What about fidelity to the text, which you attach great importance to?
It may seem contradictory when I say that textual fidelity cannot always be tied to the notes. For me, faithfulness to the text means much more honesty towards the spirit of the work and towards the composer, and that in turn is a broad field. The performer who is faithful to the text or the work asks what he can contribute to the shaping of a work, not what the work can bring to his personal career. Unfortunately, lately I have the feeling that various interpreters do not know exactly on which side they actually stand.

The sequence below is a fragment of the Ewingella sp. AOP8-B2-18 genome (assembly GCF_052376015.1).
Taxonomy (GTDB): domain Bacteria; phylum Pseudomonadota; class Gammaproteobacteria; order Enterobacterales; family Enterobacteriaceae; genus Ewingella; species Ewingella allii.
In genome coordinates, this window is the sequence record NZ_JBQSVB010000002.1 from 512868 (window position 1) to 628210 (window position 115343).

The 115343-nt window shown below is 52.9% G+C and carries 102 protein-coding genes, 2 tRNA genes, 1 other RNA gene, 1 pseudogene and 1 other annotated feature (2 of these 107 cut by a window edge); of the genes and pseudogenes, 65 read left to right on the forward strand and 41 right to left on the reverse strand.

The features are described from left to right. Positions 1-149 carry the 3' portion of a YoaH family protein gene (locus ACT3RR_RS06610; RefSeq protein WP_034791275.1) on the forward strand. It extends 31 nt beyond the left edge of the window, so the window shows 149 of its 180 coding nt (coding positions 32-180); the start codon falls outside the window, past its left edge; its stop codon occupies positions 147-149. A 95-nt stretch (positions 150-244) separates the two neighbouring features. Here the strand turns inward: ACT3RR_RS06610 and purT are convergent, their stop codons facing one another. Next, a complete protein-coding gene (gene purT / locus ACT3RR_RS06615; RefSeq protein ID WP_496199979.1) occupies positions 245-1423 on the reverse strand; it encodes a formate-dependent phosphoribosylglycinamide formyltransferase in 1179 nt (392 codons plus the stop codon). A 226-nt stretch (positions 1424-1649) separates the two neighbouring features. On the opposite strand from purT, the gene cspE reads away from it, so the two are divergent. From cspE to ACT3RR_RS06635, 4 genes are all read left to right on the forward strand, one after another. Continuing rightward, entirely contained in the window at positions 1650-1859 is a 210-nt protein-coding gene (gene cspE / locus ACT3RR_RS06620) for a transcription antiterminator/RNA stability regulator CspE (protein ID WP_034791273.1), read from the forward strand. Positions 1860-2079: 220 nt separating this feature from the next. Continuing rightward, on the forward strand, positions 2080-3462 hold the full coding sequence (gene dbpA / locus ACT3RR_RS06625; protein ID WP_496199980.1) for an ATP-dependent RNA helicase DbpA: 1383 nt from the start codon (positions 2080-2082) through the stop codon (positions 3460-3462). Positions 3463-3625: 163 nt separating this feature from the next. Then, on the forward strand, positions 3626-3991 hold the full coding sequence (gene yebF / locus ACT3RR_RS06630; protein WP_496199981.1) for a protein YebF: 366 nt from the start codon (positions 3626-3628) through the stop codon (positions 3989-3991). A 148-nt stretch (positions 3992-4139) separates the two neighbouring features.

You have, however, made some minor interventions. You created your own version of Rachmaninov’s Second Sonata, you also changed something in the text of ‘Pictures at an Exhibition’ …